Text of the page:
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Articles on Data privacy

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A Grade 6 student takes part in a virtual school session with her teacher and classmates via Zoom from her home in Vancouver, April 2, 2020. (THE CANADIAN PRESS/Jonathan Hayward)

Children’s privacy is at risk with rapid shifts to online schooling under coronavirus

Children in our schools are the latest at risk in a brave new age of surveillance and data control that is being catalyzed by hasty educational technology decisions under COVID-19.
In an era of data breaches and privacy intrusions, the majority of Canadians want paper bills. So why aren’t organizations listening to them? (Shutterstock)

A plea to businesses: Don’t take away our paper bills!

In an era of data breaches and data privacy concerns, governments should enshrine in law a requirement for companies and banks to send paper bills and statements in order to protect consumers.
A U.S. Census Bureau staff member uses digital maps to help identify where people live and need to be counted. U.S. Census Bureau via AP

The census goes digital – 3 things to know

Collecting census data online creates new risks to the accuracy and integrity of the information. Here's what to be aware of.
You leave bits of your personal data behind online, and companies are happy to trade in them. metamorworks/ iStock/Getty Images Plus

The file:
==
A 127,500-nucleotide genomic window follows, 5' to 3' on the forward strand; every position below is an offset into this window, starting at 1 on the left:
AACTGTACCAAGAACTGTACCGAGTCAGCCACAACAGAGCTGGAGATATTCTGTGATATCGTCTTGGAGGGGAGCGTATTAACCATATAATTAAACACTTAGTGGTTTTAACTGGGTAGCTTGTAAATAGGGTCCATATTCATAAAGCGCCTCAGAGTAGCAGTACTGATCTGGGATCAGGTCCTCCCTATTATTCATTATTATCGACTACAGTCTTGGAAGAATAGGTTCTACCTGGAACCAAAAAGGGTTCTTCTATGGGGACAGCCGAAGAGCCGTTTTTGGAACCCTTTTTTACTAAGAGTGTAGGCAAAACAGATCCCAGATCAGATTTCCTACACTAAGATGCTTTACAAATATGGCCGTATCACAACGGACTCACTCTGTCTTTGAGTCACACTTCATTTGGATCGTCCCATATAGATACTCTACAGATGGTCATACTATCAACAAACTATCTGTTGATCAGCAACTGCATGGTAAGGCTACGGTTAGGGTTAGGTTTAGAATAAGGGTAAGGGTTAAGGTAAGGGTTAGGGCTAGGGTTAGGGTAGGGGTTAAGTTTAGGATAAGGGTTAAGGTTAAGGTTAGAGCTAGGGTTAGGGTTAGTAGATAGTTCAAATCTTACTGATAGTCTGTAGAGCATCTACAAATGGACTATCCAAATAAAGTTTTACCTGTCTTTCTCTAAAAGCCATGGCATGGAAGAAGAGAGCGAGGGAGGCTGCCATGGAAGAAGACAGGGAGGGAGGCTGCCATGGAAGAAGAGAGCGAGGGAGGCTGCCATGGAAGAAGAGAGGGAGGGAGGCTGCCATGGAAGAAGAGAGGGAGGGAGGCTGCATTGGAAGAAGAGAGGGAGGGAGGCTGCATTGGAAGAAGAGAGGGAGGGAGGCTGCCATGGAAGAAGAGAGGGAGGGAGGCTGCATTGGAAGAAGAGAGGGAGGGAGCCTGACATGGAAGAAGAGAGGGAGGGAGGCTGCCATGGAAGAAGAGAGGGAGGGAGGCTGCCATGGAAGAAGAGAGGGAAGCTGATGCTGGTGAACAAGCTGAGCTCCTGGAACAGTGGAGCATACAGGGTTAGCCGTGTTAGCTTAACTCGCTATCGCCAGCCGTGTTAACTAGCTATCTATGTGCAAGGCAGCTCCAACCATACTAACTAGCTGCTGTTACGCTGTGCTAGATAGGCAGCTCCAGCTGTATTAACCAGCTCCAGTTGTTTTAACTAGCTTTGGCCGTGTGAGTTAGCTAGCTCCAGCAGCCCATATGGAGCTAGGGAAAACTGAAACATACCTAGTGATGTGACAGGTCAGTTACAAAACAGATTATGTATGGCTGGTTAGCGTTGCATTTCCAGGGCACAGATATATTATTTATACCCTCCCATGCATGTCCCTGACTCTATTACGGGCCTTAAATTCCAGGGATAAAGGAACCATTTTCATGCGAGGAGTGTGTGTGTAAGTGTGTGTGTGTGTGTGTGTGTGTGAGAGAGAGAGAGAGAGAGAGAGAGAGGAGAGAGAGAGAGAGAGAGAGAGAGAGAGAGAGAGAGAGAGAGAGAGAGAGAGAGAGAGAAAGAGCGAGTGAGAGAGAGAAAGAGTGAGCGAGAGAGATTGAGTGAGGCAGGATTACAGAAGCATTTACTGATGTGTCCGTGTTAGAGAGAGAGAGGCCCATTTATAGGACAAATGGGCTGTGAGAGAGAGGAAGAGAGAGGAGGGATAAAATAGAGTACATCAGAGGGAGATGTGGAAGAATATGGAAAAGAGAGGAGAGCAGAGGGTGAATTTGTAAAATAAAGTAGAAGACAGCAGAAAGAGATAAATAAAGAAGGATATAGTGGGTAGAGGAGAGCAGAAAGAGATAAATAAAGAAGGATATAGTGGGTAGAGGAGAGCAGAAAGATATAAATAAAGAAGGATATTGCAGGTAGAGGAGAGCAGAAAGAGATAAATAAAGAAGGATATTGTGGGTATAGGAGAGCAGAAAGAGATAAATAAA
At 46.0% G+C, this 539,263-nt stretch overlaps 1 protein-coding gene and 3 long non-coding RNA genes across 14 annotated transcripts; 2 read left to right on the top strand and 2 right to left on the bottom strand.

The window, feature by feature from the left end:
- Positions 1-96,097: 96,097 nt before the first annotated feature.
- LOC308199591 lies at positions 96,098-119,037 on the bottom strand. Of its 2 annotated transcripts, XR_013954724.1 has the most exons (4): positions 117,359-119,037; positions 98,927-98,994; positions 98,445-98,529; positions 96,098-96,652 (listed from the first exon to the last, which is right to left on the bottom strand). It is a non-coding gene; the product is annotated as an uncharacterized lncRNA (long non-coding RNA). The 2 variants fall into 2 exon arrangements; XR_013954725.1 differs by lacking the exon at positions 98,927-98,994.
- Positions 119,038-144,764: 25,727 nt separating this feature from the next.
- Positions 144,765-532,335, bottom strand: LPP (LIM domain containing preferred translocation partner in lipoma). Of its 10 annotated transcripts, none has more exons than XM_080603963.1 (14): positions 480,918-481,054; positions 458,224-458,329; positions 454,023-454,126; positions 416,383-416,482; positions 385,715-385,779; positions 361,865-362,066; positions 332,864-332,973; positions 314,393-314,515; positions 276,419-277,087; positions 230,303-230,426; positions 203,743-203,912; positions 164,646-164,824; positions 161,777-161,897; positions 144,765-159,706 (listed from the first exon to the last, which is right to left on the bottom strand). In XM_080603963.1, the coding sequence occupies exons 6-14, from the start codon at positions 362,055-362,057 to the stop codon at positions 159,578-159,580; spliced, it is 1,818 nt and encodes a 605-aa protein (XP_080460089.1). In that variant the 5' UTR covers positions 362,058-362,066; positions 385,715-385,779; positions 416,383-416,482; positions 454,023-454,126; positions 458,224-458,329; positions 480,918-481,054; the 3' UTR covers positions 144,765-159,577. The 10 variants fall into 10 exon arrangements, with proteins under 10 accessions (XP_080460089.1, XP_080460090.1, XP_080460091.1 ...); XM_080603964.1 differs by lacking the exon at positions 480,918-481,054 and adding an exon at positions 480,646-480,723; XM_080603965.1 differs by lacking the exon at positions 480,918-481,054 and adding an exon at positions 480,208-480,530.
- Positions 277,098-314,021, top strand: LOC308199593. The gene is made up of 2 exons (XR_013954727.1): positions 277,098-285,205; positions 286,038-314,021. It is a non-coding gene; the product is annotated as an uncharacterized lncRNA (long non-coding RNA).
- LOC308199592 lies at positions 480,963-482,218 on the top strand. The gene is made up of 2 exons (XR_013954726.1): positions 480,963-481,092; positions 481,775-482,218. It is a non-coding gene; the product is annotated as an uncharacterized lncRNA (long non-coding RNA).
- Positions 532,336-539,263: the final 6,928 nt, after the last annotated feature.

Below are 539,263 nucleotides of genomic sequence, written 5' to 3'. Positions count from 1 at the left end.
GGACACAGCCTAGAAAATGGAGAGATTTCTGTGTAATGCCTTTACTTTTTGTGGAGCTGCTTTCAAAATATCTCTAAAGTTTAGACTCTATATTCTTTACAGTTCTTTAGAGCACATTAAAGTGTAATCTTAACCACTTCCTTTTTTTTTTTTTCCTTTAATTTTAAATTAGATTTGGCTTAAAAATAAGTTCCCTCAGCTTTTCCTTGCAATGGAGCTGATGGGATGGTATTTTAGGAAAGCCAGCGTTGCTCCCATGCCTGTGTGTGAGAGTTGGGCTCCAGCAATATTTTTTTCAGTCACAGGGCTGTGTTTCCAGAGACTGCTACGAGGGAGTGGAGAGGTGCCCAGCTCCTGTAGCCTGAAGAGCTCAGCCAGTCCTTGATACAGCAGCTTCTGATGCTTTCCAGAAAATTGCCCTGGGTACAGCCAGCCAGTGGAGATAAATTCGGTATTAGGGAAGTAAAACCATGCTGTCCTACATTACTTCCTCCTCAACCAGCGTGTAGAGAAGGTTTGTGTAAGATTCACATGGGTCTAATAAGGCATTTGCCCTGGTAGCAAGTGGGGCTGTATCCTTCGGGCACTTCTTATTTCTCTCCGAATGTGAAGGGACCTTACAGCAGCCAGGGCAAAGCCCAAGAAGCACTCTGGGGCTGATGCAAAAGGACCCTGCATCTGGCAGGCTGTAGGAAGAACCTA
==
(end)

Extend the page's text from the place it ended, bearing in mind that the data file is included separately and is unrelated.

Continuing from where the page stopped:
AI could constantly scan the internet for data privacy violations, a quicker, easier way to enforce compliance

Data privacy regulations are being adopted to protect internet users. Today, humans need to read those rules to ensure compliance. New research suggests machines could interpret them in real time.
Of the 23 recommendations made in the ACCC’s final report, the government supported six in their entirety, ten “in principle”, “noted” five and rejected two. shutterstock

The federal government’s response to the ACCC’s Digital Platforms Inquiry is a let down

The ACCC's inquiry was launched to address concerns about the market power of major digital platforms, such as Google and Facebook, and their impact on Australia's businesses and media.
While leaks and whistleblowers continue to be valuable tools in the fight for data privacy, we can’t rely on them solely to keep big tech companies in check. SHUTTERSTOCK

The ugly truth: tech companies are tracking and misusing our data, and there’s little we can do

Most of us are probably having our data tracked in some form. And while there are regulatory safeguards in place to protect user privacy, it's hard to say whether these are enough.
DNA database giant Ancestry lets members access international records including the convict and free settler lists, passenger lists, Australian and New Zealand electoral rolls and military records. Patrick Alexander/Flickr

If you’ve given your DNA to a DNA database, US police may now have access to it

A US judge has allowed police access to the major DNA database without users' consent (including Australian users). It's a timely reminder that we urgently need genetic privacy legislation.
User agreements are often long, complex and inaccessible texts that don’t help users understand what exactly is being done with their information. Shutterstock

Plain language about health data is essential for transparency and trust

As more data are collected, it's important for the public to understand how their health information is being used. But user agreements are often complex, lengthy and written in inaccessible language.
Is privacy what you can’t see, or where you don’t look? Kamil Macniak/Shutterstock.com

What’s private depends on who you are and where you live

Privacy starts with the body and extends to digital data. There are few rules governing what companies can do – yet people can't effectively protect their own privacy.

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